At the Southbank event you have made reference to your Hausa heritage. How does that impact your storytelling?

My Hausa heritage definitely comes out in my attempts to write poetry, and the play grew from that. I was speaking with a playwright in Nigeria who thinks that the Igbo cultural space – headspace – is geared towards ‘prose’, the Yoruba cultural headspace is geared towards ‘drama’, and the Hausa cultural headspace is geared towards ‘poetry’. When you consider that the premier dramatist hailing from Nigeria – Wole Soyinka is Yoruba – something rings true. You think about Chimamanda Ngozi Adichie and Chinua Achebe – the Father of African Literature – both being of Igbo heritage. Many aspects of the Hausa cultural headspace came from the Arabic and Islamic cultures that colonised the northern regions: so much about structure and the beauty of language and voice – all required for creating poetry, and all instilled in Quranic schools across the Hausaland – traditions of looking at a text, filtering and translating. But there can also be re-translating, which gives rise to forces as horrible as Boko Haram, who take texts and adapt them to their own wishes rather than filter it towards humane and humanist truth.

This informs my approach towards texts, towards beautifying, simplifying, and boiling things down. I think I geared all those motivations into writing the Chekhov adaptation and that’s why, even more than my previous play Barber Shop Chronicles, I think of it more as a poem that is protracted and stretched out across the drama. I also quote from Christopher Okigbo, the Igbo poet who died during the war. He becomes like a talisman, a translator, an avatar.

These cultural references in your writing, particularly your poetry, have been referred to as ‘cultural touchstones’. As I understand it, through these touchstones you want to enable the reader to have better access to a poem’s content. In doing that you are choosing or hoping to include rather than exclude your audience. Given the play’s Nigerian setting, and the centrality of the Biafran civil war, did you worry about how that might be received at the National Theatre, and also by the white members of the audience in particular?

I didn't so much because I did a lot of research, spoke to a lot of people, and wrote the play so that it explained its context. There are parts of the play that perhaps were too didactic, but they were necessarily so, so people who did not know anything of the war would be in the stream of its path and would be swept along with it. To make the feeling more secure, I added touchstones. I made references to things like Blue Peter, ‘The Beatles’, John Lennon when he returned his MBE. I tried to add aspects of British history and culture to the play because the Biafran war is part of British history. I don’t think it is taught in Nigeria yet, in Nigerian history. I don’t think it is taught in universities. When I was in secondary school in Nigeria, it wasn’t taught to us.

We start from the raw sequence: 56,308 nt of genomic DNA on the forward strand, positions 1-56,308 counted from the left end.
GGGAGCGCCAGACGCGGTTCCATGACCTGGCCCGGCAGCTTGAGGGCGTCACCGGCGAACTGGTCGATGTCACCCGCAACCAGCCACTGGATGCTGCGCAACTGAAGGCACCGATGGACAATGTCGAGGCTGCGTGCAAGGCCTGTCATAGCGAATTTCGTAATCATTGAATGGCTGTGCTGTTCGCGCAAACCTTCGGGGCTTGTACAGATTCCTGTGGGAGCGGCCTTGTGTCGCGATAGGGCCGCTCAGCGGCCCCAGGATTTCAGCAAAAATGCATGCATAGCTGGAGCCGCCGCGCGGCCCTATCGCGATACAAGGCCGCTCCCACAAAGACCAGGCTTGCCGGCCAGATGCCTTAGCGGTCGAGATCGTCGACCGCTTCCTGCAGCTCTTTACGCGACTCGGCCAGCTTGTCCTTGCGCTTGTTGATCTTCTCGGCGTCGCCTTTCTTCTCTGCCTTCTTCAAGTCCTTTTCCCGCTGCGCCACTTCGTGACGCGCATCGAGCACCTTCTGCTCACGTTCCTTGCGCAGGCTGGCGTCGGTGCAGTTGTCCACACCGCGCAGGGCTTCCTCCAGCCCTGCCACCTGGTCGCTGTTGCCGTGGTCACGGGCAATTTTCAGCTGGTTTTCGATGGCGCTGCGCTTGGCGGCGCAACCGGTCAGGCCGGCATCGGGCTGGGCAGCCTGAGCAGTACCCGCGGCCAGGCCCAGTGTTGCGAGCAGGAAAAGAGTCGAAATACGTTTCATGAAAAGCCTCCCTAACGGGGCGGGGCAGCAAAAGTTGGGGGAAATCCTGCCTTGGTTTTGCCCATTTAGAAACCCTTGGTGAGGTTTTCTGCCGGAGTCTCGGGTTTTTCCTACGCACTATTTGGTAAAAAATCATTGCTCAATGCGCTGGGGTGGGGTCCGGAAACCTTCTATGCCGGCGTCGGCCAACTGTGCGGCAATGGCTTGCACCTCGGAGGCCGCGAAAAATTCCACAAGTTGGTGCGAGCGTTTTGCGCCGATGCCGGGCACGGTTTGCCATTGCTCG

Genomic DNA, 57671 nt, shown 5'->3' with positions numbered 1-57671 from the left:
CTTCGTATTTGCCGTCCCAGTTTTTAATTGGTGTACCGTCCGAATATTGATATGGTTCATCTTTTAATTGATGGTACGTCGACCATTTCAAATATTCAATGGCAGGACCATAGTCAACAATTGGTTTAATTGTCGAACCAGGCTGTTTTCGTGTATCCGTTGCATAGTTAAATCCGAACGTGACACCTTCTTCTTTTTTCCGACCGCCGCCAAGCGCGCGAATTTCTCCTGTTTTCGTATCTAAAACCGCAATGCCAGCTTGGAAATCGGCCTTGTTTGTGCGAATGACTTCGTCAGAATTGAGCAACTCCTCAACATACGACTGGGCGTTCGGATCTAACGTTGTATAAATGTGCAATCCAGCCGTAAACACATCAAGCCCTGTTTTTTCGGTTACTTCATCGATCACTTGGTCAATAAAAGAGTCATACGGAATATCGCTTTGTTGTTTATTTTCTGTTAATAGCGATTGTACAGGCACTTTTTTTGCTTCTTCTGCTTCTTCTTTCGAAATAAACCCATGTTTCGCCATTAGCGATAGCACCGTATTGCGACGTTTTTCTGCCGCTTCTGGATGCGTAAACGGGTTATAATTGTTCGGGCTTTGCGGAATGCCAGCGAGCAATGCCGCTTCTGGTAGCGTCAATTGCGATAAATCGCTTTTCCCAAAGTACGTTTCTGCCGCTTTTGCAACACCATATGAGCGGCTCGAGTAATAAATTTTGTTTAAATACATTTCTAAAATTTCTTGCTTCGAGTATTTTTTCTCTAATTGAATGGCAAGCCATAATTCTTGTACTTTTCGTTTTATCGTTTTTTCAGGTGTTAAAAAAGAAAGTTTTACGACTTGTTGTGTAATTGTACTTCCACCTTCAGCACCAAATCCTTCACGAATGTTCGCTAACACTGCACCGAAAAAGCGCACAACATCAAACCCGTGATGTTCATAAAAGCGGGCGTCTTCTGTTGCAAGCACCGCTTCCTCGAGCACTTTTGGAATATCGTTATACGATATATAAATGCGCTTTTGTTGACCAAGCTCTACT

The touchstones were written to enable a British audience, to give them footholds to understand things that were happening, and to pair them with their own histories. Nadia [Fall], however, encouraged me to remove some of the references so it didn’t feel as if I was paying too much service to them. I could have gone much further, but she believed a lot of the dynamics already established in the play were relatable enough — and I shouldn’t go beyond the call of duty...

While completing a Master’s in Black British Writing at Goldsmiths University, Angelique Golding won a studentship to undertake a Doctoral Award at Queen Mary University of London in collaboration with Wasafiri Magazine and the British Library. Her research, completing in 2024, draws on methodologies from postcolonial and global literary studies combined with book and magazine history. Edited by Darren ChettyAngelique Golding, and Nicola RollockWasafiri 112: Reimagining Education considers what education means within and beyond the classroom, investigating government intervention and the reclamation and exploration of decolonisation, and addressing the forces of change and continuity in Britain today. Featuring interviews with Inua Ellams, Gary Younge, and Steve Garner; fiction from Durre Shawar and Jade E Bradford; poetry from Salena Godden; life writing from Diane Leedham, and much more, this is an issue not to be missed. Inua Ellams Photo Credit: Penned in the Margins.